What is your all-time favorite Promotional Product and why? Journals. Journals are tactile, they appeal to our senses, and just as the Russian poet Pasternak said that “a book is a living being,” a journal can serve as a living reminder of the essence of our days. Much of what we work in now (email, social media) is digital, ephemeral. Journals are waypoints and reminders. In the pic are three journals I use and love, each serves a unique purpose. The felt journal (pictured on top of the books) is a design from the creative brain of Isaac Childs and the artisans at Rustico. Their attention to detail is what transforms a journal from a utilitarian notepad to a work of art. I use this one to keep notes for a Buddhism class I’ve been attending at the local monastery. Writing in a separate journal, for different experiences, fixes my mind in that framework, a quick way to give your ideas and thoughts context.     The skubot leather journal was one of the few journals I’ve ever had that I wore completely out, a gift from our friends at Snugz. I love the suppleness of the leather and the accents and it’s the perfect size to carry anywhere. I use it mostly for notes about what I’m reading or random thoughts. The tan journal beneath it is a gift from Pierre and his team at Chameleon Like, a “Travelite” journal, I’ve enjoyed writing in it, the paper is a unique fabric material, luxurious to write on, and the cover is vegan leather, the thinness of it means I can throw it in my bag without bulk; I use it for business notes. Another fave: matchbooks. I have always loved matchbooks. Matchbooks are mini-canvases. In the pic are a few I’ve picked up, one from a local restaurant, the design reflects the vibe of their retro bar, the perfect product for a throwback experience. I’ll go to R&J’s to get a drink when I run out of matchbooks. How’s that for leveraging a promotional product to bring in customers? Also pictured is a matchbook I picked up while visiting Nick Fouquet’s hat studio in Venice Beach. I had to have that matchbook, it’s one of my favorite promotional pieces, the product reflects the simplicity and elegance of his craft and when you visit his website you’ll see it has become a part of his identity.    Can you name a Promo Product that you have that STILL reminds you fondly of an event, person, organization?  If so, can you tell us that story? A brass letter opener (pictured in the photo above). No one uses letter openers anymore, but it was an iconic campaign for me. It was a campaign we created for a local museum who wanted to give their donors a unique gift; the requirement was that it needed to resemble a stake and yet also be an elegant piece with a high perceived value, so we did these beautiful deep-etched medallion letter openers. The reason it is so important to me: As I sat across the desk from the museum’s director, listening to the story about the founding of their museum, I realized we, as an industry, had been doing marketing all wrong. We were telling stories from the perspective of the product; we needed to tell stories from the perspective of the customer and their objectives, with the product serving as a minor (but important) character in the story. It was my epiphany, how we could reshape the perception of our medium and ignite the imagination of future buyers. I keep it to remind me that, regardless of what you sell, stories are what move buyers. What is the current product you use all the time? Aside from the journals, a coaster. The one pictured above is from High West Distillery in Park City, UT where the Snugz team treated us to dinner. I love it when brands take such intricate care, (on even a coaster), to authentically reflect their brand, the material is rugged, wild, and unfinished, like the wilderness of Utah. I also have a favorite coaster I picked up at blue bicycle Books in Charleston; both companies know that a product is a blank canvas for art.   What is an idea/product that you think organizations UNDER use? Drinkware. Why drinkware? I still see drinkware as the “t-shirt for the desktop (or car).” Drinkware-as-underutilized is a ridiculous assertion, since it’s one of the largest categories, but I think we underutilize it as a canvas. Too many short-sighted promotional products end up with just a logo and no copy that bonds tribal unity or creative design that inspires the recipient. If we thought more of our products like art canvases (like the coasters, like the matchbooks), we would create more imaginative campaigns. We should elevate the lowly drinkware product to the stature of a cool t-shirt by our kick-ass copy and beautiful design. What do you think is the best thing about Promotional Products as an advertising media? In an article for PPB, I wrote that every product sold in our industry is intended to serve a purpose. Even when the client just needs “something to give away: and is nonchalant about its intent, the product still serves a purpose. Many a marketing coordinator has called a distributor to order a product for an event and been ambivalent about the outcome, but don’t let this corporate lethargy fool you: every product still serves a purpose. And worse, when a product doesn’t fulfill its purpose, it furthers the “trinkets and trash” myth that we all detest. Find the purpose (or, as Mark Graham says, “solve the problem”) and you’ll find the right product. I realize that much of what we do for clients is sourcing, but the real magic happens when we solve problems through imaginative branding (art) that then produces a desired outcome (commerce). Playing and winning at the intersection of art+commerce is the best thing about promotional products as an advertising medium.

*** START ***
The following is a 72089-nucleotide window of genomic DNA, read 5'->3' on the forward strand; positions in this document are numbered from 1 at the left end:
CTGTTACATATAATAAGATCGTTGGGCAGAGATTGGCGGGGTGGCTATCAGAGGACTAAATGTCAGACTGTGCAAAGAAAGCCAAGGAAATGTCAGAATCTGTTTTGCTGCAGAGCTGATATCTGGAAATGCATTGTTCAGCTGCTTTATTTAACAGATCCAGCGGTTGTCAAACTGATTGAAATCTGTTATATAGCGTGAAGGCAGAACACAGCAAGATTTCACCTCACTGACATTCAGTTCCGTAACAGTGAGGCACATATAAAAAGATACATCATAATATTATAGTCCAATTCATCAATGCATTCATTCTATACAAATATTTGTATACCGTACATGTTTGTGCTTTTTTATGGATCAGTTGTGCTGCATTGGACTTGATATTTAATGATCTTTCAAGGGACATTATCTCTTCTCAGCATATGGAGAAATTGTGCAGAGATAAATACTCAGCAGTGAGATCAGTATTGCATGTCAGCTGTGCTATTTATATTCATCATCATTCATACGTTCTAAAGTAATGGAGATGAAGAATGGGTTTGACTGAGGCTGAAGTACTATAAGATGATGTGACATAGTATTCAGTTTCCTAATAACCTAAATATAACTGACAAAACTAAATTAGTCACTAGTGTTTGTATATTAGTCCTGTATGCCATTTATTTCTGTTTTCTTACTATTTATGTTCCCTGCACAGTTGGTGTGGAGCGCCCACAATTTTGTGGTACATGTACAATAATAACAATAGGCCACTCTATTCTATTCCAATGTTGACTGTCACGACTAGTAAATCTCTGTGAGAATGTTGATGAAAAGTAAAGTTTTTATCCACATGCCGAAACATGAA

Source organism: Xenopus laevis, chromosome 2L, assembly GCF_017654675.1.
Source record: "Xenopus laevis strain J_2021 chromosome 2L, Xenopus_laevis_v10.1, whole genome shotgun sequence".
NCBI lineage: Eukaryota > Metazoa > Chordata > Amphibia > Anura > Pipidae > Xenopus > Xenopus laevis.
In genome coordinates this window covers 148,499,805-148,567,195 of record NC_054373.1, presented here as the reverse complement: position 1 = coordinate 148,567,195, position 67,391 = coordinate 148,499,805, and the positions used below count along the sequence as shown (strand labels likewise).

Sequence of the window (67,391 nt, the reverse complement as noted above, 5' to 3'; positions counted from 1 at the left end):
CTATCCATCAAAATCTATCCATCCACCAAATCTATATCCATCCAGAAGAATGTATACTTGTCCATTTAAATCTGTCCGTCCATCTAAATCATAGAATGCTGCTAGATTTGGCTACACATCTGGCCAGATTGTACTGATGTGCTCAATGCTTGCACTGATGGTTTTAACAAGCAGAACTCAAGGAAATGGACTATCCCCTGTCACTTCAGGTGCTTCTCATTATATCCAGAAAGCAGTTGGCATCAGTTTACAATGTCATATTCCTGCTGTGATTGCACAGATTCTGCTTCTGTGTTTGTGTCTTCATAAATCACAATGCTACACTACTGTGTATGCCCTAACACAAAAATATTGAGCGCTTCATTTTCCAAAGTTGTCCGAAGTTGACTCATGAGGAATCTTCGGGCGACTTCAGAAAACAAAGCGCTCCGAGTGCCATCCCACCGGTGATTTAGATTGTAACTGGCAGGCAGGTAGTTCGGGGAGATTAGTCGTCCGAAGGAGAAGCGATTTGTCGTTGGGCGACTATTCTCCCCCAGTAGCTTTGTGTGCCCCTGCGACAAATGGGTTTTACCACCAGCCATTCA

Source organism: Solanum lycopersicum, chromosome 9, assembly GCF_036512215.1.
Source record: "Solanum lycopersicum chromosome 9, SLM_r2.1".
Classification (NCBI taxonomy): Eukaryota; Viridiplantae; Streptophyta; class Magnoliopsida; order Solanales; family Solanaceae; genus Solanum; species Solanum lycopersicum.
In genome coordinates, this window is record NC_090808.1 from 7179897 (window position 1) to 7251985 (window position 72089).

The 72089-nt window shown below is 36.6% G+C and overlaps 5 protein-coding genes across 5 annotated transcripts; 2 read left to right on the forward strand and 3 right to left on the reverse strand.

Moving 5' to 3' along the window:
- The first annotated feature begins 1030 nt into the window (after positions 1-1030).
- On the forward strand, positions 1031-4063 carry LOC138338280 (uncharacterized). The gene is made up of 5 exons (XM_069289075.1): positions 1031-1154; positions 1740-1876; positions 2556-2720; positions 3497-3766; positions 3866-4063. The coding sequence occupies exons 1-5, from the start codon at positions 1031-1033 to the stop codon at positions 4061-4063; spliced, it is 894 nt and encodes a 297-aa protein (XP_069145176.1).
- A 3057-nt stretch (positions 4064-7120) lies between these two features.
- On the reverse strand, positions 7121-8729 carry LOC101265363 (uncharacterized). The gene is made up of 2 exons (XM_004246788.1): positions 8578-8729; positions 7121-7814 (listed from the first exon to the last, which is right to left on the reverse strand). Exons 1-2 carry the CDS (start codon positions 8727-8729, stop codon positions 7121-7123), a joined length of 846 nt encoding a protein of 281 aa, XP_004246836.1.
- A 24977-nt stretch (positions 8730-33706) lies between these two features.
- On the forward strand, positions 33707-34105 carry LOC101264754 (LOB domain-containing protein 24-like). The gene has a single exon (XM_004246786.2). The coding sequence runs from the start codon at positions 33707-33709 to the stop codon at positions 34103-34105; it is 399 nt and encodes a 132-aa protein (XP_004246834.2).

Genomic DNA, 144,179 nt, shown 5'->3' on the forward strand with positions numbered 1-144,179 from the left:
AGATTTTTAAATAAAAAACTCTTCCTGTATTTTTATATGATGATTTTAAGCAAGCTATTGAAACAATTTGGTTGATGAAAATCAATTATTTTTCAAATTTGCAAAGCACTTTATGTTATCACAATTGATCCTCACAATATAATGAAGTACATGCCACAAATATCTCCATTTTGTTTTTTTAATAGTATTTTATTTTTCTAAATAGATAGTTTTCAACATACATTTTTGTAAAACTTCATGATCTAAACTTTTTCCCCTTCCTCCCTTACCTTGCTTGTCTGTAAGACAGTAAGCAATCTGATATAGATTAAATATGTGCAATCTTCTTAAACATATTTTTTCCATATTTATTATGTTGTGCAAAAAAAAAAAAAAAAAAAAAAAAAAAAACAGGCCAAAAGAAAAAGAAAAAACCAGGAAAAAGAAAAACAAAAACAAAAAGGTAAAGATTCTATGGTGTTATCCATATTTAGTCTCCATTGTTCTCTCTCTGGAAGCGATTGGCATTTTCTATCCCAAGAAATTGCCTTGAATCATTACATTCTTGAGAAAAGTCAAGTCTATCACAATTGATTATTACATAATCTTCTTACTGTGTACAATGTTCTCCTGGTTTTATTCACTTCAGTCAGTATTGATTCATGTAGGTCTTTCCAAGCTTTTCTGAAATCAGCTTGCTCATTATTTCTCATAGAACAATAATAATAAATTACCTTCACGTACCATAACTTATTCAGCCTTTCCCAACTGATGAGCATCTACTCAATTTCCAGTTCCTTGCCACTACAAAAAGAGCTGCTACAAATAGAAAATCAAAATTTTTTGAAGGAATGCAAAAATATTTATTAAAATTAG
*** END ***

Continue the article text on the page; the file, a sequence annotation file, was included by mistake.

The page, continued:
And…that’s the another edition of Brand-ecdotes!  Thanks to Bobby Lehew for taking the time to jump in on this project!  Awesome stuff here!


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Written by: Kirby Hasseman

Kirby Hasseman is the CEO of Hasseman Marketing & Communications. Kirby hosts a weekly Web show called Delivering Marketing Joy where he interviews business leaders from around the country. Kirby has published four books. His most recent is “Fan of Happy.” His book, called "Delivering Marketing Joy" is about doing “promo right” and is perfect for people in the industry and customers. He also wrote “Think Big For Small Business” and “Give Your Way to Success. All are available on Amazon.